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The rules or laws that govern the practice of dentistry are known as a dental practice act. Each state’s practice act is unique and the functions that dental assistants are legally allowed to perform vary widely from state to state. Dental practice acts refer to dental assistants in many ways, as unlicensed persons, dental assistants, licensed dental assistants, registered dental assistants, expanded duty dental assistants and more; depending on the practice act. The rules that govern dentistry refer to functions that dental assistants may perform in two ways. Some rules are written in a positive framework, stating what dental assistants may do, while others state what dental assistants may not do. For each function that a dental assistant may perform, a level of supervision is assigned to that task. These include direct supervision, general supervision and assignment. Direct supervision in most states means that the dentist is physically present in the facility, evaluates the patient and personally authorizes the dental assistant to perform the function, and evaluates the patient after the procedure is completed. General supervision in most states means that the dental assistant may perform the procedure on a patient of record and that the dentist is physically present in the facility. Assignment in most states means that the dentist delegates a procedure to an assistant for a patient of record, and does not need to be physically present in the facility while that procedure is performed. It is more common for dental hygiene procedures to be performed under assignment than dental assisting functions. These definitions of supervision may be slightly different in your state, therefore it is important to review your state’s dental practice act to know what is required.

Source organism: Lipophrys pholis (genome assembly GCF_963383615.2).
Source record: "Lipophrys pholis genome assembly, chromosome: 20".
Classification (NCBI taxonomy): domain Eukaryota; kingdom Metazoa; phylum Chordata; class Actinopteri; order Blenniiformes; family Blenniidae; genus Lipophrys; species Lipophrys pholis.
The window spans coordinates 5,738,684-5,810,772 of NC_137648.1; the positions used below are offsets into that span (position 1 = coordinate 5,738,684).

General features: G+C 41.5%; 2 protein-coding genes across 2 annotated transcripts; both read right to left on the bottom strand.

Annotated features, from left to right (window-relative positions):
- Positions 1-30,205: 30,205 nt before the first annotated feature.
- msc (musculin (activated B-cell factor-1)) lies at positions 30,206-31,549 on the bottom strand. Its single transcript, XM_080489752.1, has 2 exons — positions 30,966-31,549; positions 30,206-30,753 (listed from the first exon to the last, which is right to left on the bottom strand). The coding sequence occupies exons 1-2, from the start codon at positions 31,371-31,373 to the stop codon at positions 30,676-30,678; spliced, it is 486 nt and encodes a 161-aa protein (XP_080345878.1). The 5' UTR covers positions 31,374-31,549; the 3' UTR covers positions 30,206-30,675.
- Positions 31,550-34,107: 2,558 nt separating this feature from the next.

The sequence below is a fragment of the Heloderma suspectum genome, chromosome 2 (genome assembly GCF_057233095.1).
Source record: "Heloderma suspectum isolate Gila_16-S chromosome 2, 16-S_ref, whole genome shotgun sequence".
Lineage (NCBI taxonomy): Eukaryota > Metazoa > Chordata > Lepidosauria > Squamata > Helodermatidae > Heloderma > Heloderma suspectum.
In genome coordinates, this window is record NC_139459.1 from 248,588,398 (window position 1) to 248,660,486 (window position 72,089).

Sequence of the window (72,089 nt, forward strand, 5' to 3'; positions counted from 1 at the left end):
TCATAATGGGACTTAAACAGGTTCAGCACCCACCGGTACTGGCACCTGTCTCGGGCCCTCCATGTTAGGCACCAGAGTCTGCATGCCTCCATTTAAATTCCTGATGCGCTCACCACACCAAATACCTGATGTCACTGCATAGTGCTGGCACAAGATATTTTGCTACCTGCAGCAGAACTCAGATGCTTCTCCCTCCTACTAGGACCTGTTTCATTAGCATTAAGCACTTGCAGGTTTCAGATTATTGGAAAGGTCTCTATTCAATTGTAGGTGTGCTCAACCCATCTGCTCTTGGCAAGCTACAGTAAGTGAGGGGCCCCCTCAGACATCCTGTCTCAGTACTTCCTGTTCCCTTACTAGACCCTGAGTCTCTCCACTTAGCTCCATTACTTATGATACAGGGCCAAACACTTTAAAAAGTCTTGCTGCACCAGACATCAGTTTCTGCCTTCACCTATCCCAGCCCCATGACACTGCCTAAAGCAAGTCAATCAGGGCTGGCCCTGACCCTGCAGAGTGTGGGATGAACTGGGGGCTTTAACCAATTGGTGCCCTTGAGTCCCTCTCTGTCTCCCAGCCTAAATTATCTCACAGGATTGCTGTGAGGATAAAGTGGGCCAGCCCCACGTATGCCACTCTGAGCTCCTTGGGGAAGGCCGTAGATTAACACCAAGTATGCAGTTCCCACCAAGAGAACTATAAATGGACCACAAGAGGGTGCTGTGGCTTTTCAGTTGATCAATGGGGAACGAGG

The good news is...

The good news is that the state dental practice acts are accessible on the Internet so that assistants and dentists can easily obtain this information. The table on the previous page lists the Web addresses for the dental boards in each state. Keep in mind that some states are in the process of updating or amending rules, making it important to check these Web sites on a regular basis (see previous page).

Review your state’s rules and assess your level of compliance. If you have questions regarding some of the functions you perform, discuss them with your dentist employer. If you need additional information to better understand the rules, contact your local or state dental assistant’s association or your local or state dental association. Contact information for your local or state dental assistant’s association is available at State and local dental association contact information is available at

Biographical Sketch

Mary Govoni is a certified and registered dental assistant and a registered dental hygienist with more than 34 years of experience in the dental profession as a chairside assistant, office administrator, clinical hygienist, educator, consultant, and speaker. She is the owner of Clinical Dynamics, a consulting company dedicated to the enhancement of the clinical and communication skills of dental teams. She can be reached at [email protected].